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The proof of Hilbert's Theorem 90 about cyclic extensions goes like this: Let $\sigma$ be the generator of the Galois group of order $n$ and let $b$ have norm $1$, i.e. $b \sigma(b) \cdots \sigma^{n-1}(b) = 1$. For an element $c$ consider

$a := c + b \sigma(c) + \dotsc + b \sigma(b) \cdots \sigma^{n-2}(b) \sigma^{n-1}(c)$.

Then one verifies $b \sigma(a) = a$. We may choose $c$ such that $a \neq 0$ since characters are linearly independent. QED

Question 1. Is there a motivation for the choice of $a$? It is clear that it works, but why did Hilbert or rather Kummer (feel free to add historical details) came up with this sum?

Was he influenced by Lagrange's resolvents? But if this is the source, I would have to ask the same question which idea underlies the definition these resolvents; again here I only know that they solve the cubic. After a quick glance at the original papers I could not find any explanation.

Feel free to forget about history and give another, perhaps more modern motivation of the choice of $a$. I already tried to "get" $a$ starting with

$a = b \sigma(a) = b \sigma(b \sigma(a)) = b \sigma(a) \sigma^2(a) = \dotsc = b \sigma(b) \cdots \sigma^k(b) \sigma^{k+1}(a)$.

Perhaps also the following interpretation helps: We look for a fixed point of the function $b \sigma(-)$. Now perhaps there is a connection with others fixed point theorems, in case I already asked about the motiviation of their proofs.

Question 2. Linear independence of characters is proven indirectly, so the choice of $c$ is above is not canonical. Is there any chance to get an explicit choice of $c$? This would be great because then for every solvable separable polynomial with known Galois group one would get explicit generators of the Galois extension. This is because Hilbert's Theorem 90 makes it possible to classify cyclic extensions, which are the intermediate steps; actually there $b$ is in the ground field, perhaps this simplifies both questions.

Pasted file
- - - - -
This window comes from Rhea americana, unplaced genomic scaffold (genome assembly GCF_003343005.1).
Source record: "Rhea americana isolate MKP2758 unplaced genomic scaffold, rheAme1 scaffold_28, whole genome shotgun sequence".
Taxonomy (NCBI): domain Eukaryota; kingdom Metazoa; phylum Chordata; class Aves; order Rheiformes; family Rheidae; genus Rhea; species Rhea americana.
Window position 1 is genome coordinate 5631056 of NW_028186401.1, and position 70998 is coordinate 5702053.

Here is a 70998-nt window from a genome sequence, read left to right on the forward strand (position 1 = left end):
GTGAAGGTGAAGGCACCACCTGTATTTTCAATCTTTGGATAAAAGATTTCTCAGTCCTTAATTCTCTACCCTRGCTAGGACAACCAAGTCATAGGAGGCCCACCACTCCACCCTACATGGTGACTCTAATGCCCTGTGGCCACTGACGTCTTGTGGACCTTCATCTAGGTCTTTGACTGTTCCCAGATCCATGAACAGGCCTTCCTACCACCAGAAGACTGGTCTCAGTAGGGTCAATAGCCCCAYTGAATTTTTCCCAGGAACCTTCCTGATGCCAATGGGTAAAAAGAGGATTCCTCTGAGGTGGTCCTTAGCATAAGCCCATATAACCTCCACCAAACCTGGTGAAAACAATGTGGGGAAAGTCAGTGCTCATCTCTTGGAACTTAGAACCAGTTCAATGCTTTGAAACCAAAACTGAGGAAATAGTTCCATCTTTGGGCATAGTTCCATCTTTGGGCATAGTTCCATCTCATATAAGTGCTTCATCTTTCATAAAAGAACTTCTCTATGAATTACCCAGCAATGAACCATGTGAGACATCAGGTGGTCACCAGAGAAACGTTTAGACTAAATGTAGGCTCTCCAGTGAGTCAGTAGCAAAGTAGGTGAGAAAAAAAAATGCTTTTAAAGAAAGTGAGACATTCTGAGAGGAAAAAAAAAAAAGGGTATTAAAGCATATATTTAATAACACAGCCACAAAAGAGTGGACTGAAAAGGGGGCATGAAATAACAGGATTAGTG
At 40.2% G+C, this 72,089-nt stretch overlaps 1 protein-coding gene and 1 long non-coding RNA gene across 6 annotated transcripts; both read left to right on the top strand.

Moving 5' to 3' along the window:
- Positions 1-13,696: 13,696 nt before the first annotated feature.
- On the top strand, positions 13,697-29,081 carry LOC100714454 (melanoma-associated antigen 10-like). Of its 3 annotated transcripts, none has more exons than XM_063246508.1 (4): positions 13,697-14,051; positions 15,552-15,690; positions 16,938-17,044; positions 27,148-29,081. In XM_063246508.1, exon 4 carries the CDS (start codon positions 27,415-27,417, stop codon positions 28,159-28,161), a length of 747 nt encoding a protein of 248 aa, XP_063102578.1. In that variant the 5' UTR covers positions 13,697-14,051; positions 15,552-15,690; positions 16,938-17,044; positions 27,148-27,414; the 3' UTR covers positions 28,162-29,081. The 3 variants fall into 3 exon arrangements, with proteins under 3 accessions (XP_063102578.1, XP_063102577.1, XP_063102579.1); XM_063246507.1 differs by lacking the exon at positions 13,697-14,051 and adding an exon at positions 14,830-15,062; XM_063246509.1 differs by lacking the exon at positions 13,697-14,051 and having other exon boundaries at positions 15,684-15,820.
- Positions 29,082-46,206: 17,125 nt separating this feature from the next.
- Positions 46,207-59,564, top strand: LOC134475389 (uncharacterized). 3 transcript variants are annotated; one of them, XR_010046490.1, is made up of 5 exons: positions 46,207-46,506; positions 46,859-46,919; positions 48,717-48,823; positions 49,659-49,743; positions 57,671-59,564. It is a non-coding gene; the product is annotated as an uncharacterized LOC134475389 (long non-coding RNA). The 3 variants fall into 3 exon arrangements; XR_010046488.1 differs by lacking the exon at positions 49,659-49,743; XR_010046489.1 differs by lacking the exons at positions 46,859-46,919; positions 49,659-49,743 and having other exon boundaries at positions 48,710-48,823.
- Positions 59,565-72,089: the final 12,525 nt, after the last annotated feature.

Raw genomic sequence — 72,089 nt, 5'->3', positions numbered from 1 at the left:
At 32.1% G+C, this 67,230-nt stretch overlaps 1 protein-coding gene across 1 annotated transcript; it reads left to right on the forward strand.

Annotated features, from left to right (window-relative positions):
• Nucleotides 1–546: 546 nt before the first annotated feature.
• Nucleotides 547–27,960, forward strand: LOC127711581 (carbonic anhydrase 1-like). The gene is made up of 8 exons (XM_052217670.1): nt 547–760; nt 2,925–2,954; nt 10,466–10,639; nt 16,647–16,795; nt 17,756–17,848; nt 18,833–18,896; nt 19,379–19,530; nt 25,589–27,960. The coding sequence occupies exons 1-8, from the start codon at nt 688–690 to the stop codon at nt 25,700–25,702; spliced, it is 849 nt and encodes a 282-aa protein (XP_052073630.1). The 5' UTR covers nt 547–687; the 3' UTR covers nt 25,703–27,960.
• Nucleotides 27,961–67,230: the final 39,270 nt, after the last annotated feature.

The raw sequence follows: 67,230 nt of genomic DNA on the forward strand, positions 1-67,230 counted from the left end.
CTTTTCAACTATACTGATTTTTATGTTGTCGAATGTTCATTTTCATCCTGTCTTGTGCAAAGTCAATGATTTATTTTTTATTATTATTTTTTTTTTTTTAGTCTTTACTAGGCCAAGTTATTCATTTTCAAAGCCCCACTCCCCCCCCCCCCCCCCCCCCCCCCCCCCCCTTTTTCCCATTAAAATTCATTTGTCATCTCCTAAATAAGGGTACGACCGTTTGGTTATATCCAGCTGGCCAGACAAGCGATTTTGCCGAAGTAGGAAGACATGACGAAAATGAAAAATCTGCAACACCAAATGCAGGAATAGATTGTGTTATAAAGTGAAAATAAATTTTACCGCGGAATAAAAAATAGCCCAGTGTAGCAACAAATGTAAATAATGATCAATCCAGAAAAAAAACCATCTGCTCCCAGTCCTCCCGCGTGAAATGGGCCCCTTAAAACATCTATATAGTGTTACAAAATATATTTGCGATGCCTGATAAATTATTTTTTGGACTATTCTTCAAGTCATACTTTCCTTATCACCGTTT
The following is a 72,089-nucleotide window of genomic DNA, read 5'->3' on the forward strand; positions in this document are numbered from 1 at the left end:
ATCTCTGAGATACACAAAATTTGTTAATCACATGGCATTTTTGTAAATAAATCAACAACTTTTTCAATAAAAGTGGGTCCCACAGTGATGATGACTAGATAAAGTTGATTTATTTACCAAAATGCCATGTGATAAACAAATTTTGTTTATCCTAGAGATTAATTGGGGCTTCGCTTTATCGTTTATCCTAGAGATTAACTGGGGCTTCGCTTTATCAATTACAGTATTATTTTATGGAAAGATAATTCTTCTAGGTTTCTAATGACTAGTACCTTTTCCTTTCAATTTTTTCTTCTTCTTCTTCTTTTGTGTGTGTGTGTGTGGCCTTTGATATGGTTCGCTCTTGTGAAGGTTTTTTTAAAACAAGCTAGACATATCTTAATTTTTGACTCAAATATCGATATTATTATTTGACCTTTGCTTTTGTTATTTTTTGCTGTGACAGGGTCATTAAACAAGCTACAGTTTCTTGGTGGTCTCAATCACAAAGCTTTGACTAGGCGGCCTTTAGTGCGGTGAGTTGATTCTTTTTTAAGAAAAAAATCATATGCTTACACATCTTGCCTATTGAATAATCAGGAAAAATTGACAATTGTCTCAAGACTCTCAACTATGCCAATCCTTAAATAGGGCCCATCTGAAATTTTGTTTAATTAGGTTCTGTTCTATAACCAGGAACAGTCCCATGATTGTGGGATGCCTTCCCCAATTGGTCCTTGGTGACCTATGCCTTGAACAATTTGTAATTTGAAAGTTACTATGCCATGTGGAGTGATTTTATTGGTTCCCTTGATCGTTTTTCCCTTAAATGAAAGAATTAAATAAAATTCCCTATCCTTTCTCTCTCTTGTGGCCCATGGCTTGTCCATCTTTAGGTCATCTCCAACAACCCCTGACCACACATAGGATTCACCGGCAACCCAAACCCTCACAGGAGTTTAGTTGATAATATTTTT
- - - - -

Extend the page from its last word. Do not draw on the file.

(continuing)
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For the sake of keeping the question self-contained I think you should state the theorem: it won't exactly take long. –  Qiaochu Yuan Aug 17 '11 at 17:36
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Isn't this rather close to mathoverflow.net/questions/21110/… ? –  Franz Lemmermeyer Aug 17 '11 at 17:38
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I agree with Qiaochu Yuan. Many people don't know theorems by names. –  André Henriques Aug 17 '11 at 19:01
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The link to Wikipedia is broken. Also, notice that there are several versions of Hilbert's 90, even in the Wikipedia page. It is clear which one you refer to, but I agree with Qiaochu that it would be nice to see the statement here, for this page to be self-contained. –  Álvaro Lozano-Robledo Aug 17 '11 at 19:39
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@A. Henriques: Moreover, many people who do know a theorem called "Hilbert 90" mean a result about group cohomology that Hilbert didn't know and whose equivalence with Hilbert's result takes some work to establish... –  Noam D. Elkies Aug 17 '11 at 19:39

1 Answer 1

up vote 8 down vote accepted

The map $T : a \mapsto b \sigma(a)$ is linear and has order $n$. It follows straightforwardly that $c + T c + ... + T^{n-1} c$ is a fixed point of $T$.

More generally, let $V$ be a representation of a finite group $G$ over a field of characteristic not dividing $|G|$ containing the values of every character of $G$ over the algebraic closure. Let $\chi$ be the character of an irreducible representation of $G$. Then

$$v \mapsto \frac{1}{|G|} \sum_{g \in G} \overline{\chi(g)} gv$$

is the projection from $V$ to the isotypic component $V_{\chi}$ of $V$. When $G$ is a cyclic group we recover Lagrange resolvents. In particular when $\chi$ is the trivial representation, the above is the projection from $V$ to its $G$-invariant subspace.

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Of course, it's just averaging! Thank you Qiaochu. –  Martin Brandenburg Aug 17 '11 at 18:41
    
(Although I accept this answer, Question 2 remains open. So answers to this are still wellcome) –  Martin Brandenburg Aug 17 '11 at 21:56

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